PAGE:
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Set Comparison Operators

Therera re a number of set comparisons. All of the standard comparisons (<, <=, >, >=, ==, !=, in , not in ) work with sets, but the interpretation of the operators is based on set theory. For example, the comparisons determine if we have subset or superset (<=, >=) relationships between two sets.

The basic in and not in operators are the basic membership tests. For example, the set craps is all of the ways we can roll craps on a come out roll. We've modeled a throw of the dice as a 2-tuple. We can now test a specific throw to see if it is craps.

craps= set( [ (1,1), (2,1), (1,2), (6,6) ] )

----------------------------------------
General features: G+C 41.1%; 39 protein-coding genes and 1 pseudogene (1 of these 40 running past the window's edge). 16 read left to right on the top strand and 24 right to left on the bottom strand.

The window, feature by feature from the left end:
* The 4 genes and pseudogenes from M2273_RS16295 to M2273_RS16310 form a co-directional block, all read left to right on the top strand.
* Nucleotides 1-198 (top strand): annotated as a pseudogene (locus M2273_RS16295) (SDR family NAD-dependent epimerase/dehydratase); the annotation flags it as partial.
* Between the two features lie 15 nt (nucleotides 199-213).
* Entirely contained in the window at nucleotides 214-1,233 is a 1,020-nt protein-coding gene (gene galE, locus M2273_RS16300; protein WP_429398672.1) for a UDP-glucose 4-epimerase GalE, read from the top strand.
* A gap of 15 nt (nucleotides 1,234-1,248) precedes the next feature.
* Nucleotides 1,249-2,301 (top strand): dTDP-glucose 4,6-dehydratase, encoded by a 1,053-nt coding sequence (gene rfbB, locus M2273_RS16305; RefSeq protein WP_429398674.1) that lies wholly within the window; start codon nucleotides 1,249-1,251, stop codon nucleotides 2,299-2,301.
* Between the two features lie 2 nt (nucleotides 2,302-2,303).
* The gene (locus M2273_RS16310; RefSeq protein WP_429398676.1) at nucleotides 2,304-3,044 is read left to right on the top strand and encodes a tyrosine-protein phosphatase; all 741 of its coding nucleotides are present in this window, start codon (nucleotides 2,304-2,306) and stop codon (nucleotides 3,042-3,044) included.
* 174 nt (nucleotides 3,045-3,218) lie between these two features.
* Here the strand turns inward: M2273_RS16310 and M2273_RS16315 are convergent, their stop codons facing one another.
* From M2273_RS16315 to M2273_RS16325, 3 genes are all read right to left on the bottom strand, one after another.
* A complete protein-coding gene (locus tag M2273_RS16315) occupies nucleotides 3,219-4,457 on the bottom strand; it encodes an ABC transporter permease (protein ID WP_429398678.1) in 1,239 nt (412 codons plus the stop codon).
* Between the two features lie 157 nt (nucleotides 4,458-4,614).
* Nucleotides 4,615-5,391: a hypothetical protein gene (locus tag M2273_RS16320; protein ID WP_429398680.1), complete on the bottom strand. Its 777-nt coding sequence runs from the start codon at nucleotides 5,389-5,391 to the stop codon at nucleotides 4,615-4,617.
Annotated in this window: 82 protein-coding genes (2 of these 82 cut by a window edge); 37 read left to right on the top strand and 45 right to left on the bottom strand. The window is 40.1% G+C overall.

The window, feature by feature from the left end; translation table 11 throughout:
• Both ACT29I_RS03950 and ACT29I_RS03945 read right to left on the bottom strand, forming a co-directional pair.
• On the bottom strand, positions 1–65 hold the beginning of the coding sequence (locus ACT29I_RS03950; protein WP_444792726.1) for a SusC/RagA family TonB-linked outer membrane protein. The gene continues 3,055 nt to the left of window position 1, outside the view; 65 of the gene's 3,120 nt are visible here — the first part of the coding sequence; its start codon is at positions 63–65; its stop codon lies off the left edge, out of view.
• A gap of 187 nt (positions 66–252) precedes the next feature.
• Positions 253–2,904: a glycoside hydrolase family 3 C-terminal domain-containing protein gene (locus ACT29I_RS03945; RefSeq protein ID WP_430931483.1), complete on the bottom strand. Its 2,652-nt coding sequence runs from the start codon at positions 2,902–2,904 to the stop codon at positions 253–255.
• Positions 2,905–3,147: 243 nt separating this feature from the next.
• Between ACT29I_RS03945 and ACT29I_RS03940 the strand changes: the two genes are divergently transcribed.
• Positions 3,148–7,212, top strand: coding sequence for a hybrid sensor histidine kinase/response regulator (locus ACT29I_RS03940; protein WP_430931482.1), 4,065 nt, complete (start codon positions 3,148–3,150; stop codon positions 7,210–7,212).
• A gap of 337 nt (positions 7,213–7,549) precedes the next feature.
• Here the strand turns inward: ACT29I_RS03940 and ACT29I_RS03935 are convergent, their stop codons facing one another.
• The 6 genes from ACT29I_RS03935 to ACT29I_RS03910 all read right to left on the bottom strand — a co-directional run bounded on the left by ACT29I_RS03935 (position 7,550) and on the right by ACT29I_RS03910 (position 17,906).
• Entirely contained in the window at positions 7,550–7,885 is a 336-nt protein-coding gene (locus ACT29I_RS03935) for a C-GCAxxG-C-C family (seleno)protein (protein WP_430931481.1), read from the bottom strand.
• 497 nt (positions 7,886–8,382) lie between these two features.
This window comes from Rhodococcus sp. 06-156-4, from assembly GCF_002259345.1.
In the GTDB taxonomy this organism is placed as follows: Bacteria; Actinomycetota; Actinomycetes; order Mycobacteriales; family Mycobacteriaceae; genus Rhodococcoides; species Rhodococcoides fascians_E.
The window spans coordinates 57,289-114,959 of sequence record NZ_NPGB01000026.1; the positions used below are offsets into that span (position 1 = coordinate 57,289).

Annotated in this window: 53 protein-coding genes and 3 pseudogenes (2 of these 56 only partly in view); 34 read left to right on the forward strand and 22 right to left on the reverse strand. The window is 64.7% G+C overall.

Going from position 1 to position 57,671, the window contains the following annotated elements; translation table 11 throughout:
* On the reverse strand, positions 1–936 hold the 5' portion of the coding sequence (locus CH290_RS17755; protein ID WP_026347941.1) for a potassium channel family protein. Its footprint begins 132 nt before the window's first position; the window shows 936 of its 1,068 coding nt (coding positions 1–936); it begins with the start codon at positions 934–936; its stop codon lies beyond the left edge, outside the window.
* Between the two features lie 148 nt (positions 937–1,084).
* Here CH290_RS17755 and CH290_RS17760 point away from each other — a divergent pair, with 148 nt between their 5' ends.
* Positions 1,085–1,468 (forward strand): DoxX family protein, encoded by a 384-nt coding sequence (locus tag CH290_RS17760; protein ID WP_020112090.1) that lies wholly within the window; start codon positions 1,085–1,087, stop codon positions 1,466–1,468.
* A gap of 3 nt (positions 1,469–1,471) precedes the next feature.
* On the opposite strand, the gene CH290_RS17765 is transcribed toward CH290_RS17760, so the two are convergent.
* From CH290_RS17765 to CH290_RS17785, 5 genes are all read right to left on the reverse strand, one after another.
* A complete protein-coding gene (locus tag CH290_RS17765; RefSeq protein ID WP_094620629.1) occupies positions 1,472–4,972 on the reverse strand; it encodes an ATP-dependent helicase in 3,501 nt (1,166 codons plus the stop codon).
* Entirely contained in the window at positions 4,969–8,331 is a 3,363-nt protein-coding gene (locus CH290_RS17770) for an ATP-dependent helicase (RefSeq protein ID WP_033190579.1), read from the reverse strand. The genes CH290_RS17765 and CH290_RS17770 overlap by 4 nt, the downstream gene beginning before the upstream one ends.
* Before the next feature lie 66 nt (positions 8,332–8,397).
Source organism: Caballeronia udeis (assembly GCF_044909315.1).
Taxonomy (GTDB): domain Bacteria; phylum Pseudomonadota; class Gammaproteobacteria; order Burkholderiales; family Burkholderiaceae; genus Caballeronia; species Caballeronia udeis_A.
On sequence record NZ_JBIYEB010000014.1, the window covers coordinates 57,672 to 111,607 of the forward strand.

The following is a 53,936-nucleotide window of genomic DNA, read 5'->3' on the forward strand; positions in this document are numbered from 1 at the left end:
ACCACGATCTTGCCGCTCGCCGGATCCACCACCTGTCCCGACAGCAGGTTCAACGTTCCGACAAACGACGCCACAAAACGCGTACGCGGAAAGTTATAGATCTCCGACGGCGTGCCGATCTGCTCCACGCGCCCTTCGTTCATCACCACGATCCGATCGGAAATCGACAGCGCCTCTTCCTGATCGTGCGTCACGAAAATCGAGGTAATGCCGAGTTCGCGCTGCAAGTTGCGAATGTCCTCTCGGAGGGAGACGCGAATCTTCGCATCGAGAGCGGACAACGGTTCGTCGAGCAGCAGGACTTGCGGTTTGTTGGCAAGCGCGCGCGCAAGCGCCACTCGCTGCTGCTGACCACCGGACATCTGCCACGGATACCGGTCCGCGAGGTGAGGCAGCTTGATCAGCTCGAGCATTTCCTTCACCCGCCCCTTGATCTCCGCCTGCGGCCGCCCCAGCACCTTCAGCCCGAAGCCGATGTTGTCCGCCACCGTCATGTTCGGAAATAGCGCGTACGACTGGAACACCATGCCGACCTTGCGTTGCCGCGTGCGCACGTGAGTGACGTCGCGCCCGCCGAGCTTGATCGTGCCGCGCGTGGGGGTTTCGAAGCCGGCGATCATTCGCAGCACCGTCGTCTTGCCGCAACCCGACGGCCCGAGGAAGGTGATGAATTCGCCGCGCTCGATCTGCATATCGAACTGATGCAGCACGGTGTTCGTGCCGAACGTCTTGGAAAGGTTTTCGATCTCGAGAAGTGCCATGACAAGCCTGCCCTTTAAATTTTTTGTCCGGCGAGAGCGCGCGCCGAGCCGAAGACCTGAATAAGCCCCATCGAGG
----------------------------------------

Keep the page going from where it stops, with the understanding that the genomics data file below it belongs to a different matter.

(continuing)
(1,2) in craps

(3,4) in craps


The ordering operators (<, <=, >, >=) comoare two sets to determine their superset or subset relationship. These operators reflect the two definitions of subset (and superset). S1 is a subset of S2 if every element of S1 is in S2. The basic subset test is the <= operator; it says nothing about "extra" elements in S2. S1 is a proper subset of S2 if every element of S1 is in S2 and S2 has at least one additional element, not in S1. The proper subset test is the < operator.

Here we've defined three to hold both of the dice rolls that total 3. When we compare three with craps, we see the expected relationships: three is a subset craps as well as a proper subset of craps.

three= set( [ (2,1), (1,2) ] )

three < craps

three <= craps

craps <= craps

craps < craps


We can also see that any given set is a subset of itself, but is never a proper subset of itself.

  Published under the terms of the Open Publication License Design by Interspire